The Duchess of Cornwall helped kick off a series of Remembrance Week services with an appearance at the Field of Remembrance at Westminster Abbey

By Simon Perry
November 04, 2020 09:49 AM
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Camilla, Duchess of Cornwall today
| Credit: Tim Rooke/Shutterstock

For so long, it was Prince Harry who was the central royal leading the commemorations at the Field of Remembrance.

Last year, he was joined by wife Meghan Markle to tour the yard and view the poppies and crosses laid out in the shadow of the 1,000-year-old gothic Westminster Abbey in central London.

And he was also on hand to join his grandfather Prince Philip with the duty five years ago — the two former soldiers side-by-side in their tribute to the fallen.

On Wednesday, in a sign of how the royal family has changed and how it is now missing Harry from its frontline ranks, Camilla, Duchess of Cornwall was at the field of bright red poppies laid out near the famous abbey.

Credit: Tim Rooke/Shutterstock

Camilla took part in the ceremony, standing in front of the crosses from the Graves of Unknown, where the Dean of Westminster Abbey, the Very Reverend David Hoyle led prayers. In a somber moment, she then lay a Cross of Remembrance before the "Last Post" was sounded on a bugle.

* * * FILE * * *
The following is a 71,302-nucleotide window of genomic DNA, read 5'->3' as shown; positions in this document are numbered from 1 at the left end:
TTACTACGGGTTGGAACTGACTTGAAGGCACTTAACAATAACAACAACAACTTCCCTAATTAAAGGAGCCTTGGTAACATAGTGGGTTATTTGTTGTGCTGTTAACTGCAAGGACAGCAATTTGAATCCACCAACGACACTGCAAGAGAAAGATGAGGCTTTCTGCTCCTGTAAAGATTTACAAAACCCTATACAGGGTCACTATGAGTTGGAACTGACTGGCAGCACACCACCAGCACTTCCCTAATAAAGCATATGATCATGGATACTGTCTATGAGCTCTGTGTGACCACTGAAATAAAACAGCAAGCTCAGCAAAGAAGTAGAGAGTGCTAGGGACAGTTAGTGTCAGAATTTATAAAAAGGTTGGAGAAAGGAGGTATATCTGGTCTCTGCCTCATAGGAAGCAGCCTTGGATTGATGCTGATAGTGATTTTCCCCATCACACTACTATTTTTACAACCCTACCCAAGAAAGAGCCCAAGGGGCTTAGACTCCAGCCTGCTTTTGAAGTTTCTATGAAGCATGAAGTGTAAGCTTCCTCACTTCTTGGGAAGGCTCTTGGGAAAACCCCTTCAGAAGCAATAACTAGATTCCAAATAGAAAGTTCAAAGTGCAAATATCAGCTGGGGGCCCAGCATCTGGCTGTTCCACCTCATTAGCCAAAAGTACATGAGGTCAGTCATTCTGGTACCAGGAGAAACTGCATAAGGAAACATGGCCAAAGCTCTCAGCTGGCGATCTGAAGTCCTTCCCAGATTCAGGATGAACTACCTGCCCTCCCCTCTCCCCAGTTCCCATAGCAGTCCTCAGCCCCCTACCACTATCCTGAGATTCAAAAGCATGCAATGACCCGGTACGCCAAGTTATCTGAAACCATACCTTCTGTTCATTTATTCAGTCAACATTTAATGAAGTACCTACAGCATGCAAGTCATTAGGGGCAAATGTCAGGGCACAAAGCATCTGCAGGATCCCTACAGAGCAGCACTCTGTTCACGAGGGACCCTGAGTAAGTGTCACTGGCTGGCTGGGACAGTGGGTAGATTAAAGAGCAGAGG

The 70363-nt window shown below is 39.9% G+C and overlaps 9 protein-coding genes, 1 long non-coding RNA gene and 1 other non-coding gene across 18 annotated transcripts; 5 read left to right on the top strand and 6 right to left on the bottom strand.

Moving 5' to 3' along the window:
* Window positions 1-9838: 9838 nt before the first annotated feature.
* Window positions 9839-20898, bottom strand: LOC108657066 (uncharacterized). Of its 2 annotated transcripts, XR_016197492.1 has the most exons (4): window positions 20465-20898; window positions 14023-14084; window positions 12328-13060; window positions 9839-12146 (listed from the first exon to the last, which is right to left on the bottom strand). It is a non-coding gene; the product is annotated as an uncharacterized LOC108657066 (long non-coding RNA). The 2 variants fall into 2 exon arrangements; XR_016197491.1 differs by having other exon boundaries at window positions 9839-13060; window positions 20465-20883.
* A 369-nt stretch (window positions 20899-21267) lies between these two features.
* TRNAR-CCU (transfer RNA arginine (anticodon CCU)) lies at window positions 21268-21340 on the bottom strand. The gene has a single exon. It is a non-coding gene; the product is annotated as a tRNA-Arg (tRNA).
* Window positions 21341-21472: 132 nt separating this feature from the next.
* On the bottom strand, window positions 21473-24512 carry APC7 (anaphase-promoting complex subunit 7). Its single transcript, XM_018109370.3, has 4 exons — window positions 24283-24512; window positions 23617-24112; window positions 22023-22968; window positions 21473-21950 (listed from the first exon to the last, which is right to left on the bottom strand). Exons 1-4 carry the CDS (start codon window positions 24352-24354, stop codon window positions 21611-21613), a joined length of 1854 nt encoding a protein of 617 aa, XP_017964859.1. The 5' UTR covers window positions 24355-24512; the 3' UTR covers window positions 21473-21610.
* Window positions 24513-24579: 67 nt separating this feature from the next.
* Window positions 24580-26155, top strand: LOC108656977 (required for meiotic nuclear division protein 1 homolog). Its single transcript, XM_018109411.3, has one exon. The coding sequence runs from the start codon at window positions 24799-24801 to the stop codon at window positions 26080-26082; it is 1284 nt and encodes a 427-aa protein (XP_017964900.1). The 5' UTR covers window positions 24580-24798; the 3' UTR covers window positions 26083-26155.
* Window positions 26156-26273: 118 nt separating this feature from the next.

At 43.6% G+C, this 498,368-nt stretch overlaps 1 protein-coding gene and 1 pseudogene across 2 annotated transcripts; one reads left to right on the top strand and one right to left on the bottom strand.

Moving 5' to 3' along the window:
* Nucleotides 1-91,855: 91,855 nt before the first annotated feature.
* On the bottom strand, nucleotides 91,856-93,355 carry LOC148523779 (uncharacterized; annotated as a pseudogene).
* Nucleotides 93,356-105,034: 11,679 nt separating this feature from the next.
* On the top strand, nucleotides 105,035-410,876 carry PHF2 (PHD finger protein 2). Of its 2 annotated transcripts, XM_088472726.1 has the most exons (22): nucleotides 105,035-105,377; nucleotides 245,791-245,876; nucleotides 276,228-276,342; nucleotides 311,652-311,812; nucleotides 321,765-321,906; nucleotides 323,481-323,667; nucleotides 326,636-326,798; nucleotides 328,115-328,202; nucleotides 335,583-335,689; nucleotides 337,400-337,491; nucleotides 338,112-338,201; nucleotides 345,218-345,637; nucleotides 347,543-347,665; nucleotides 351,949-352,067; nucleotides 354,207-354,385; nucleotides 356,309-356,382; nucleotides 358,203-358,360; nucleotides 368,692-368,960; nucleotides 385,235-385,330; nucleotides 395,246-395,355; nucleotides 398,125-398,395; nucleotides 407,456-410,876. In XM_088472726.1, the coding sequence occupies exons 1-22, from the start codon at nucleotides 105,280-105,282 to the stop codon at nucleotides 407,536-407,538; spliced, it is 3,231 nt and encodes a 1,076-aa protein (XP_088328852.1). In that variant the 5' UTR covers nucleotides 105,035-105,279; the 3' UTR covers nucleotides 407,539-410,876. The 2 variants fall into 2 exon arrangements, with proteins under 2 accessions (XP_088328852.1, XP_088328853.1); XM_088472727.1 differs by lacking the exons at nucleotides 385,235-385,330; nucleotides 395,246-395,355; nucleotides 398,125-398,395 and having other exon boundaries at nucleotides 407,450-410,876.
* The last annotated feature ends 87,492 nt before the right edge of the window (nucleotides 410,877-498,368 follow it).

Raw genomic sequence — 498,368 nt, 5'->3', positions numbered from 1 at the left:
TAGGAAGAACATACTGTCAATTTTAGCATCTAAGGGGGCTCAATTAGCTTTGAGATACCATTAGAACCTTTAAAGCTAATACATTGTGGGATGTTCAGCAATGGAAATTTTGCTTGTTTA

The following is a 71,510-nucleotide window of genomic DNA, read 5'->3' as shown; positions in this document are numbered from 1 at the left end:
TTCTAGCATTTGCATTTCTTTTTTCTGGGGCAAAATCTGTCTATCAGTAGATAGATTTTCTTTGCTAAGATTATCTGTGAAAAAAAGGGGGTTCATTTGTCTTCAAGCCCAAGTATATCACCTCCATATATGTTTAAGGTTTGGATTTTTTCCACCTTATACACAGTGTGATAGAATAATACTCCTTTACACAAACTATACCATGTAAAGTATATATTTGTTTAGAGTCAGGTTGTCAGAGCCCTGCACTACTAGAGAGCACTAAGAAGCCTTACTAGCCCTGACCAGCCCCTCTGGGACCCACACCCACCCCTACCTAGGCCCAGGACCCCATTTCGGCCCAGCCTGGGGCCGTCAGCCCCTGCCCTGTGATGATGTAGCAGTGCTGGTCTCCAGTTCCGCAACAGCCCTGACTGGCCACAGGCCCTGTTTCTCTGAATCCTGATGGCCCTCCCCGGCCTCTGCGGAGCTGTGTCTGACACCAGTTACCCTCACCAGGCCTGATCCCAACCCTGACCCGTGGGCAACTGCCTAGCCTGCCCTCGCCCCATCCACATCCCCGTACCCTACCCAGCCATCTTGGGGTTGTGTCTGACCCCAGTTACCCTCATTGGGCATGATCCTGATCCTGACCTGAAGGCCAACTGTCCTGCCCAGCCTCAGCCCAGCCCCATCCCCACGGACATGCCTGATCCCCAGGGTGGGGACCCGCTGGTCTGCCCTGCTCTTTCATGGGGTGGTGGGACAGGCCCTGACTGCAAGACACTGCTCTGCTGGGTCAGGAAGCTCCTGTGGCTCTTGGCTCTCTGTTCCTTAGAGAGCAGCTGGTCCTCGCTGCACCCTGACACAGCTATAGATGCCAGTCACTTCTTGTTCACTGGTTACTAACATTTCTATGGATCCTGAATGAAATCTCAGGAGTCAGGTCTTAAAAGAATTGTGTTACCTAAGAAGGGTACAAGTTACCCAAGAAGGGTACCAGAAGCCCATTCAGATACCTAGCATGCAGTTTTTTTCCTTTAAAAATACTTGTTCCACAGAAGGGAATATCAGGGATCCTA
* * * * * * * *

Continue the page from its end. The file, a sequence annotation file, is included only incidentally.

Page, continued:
Meghan Markle and Prince Harry at Westminster Abbey Field of Remembrance opening on Nov. 7, 2019
| Credit: Tim Rooke/Shutterstock

Camilla is patron of the Poppy Factory, which has been running the Field of Remembrance since 1928. (In fact, she had been scheduled to join Harry and Meghan at the Field of Remembrance last year but was suffering from a chest infection.)

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The Poppy Factory has been making the commemorative poppies for The Royal British Legion and the Royal Family since 1922 and it also supports veterans with mental or physical health conditions back into work throughout England, Wales and Northern Ireland. Poppies are traditionally worn in Britain in a couple of weeks leading up to this coming Sunday, to pay tribute to those who have made sacrifices in world wars and other conflicts.

Credit: Tim Rooke/Shutterstock

Former army captain Harry would have been in the U.K. this week, if coronavirus hadn’t curtailed all his and Meghan's travel plans, and done something alongside some of his friends in the military to mark the sacrifices of their former colleagues.